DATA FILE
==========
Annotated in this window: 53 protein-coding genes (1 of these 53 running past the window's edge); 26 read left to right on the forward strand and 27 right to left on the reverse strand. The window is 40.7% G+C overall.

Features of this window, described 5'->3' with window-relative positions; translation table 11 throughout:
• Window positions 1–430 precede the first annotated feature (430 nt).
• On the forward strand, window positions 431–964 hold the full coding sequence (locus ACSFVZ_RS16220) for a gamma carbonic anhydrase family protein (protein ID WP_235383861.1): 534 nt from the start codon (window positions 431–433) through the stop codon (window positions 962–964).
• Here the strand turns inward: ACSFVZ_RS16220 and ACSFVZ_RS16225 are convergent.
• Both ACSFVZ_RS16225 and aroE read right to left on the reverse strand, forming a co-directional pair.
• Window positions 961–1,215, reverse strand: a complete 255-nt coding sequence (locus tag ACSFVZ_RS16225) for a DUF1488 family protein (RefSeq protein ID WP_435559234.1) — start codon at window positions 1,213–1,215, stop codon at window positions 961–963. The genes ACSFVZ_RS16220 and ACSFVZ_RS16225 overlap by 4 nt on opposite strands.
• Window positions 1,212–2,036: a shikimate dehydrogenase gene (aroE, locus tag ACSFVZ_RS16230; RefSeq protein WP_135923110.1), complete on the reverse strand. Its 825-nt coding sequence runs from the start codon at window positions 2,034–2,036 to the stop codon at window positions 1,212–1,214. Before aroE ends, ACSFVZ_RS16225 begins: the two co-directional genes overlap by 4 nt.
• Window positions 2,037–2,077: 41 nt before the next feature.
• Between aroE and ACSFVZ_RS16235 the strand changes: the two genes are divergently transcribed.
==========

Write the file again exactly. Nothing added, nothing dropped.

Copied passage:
Annotated in this window: 53 protein-coding genes (1 of these 53 running past the window's edge); 26 read left to right on the forward strand and 27 right to left on the reverse strand. The window is 40.7% G+C overall.

Features of this window, described 5'->3' with window-relative positions; translation table 11 throughout:
• Window positions 1–430 precede the first annotated feature (430 nt).
• On the forward strand, window positions 431–964 hold the full coding sequence (locus ACSFVZ_RS16220) for a gamma carbonic anhydrase family protein (protein ID WP_235383861.1): 534 nt from the start codon (window positions 431–433) through the stop codon (window positions 962–964).
• Here the strand turns inward: ACSFVZ_RS16220 and ACSFVZ_RS16225 are convergent.
• Both ACSFVZ_RS16225 and aroE read right to left on the reverse strand, forming a co-directional pair.
• Window positions 961–1,215, reverse strand: a complete 255-nt coding sequence (locus tag ACSFVZ_RS16225) for a DUF1488 family protein (RefSeq protein ID WP_435559234.1) — start codon at window positions 1,213–1,215, stop codon at window positions 961–963. The genes ACSFVZ_RS16220 and ACSFVZ_RS16225 overlap by 4 nt on opposite strands.
• Window positions 1,212–2,036: a shikimate dehydrogenase gene (aroE, locus tag ACSFVZ_RS16230; RefSeq protein WP_135923110.1), complete on the reverse strand. Its 825-nt coding sequence runs from the start codon at window positions 2,034–2,036 to the stop codon at window positions 1,212–1,214. Before aroE ends, ACSFVZ_RS16225 begins: the two co-directional genes overlap by 4 nt.
• Window positions 2,037–2,077: 41 nt before the next feature.
• Between aroE and ACSFVZ_RS16235 the strand changes: the two genes are divergently transcribed.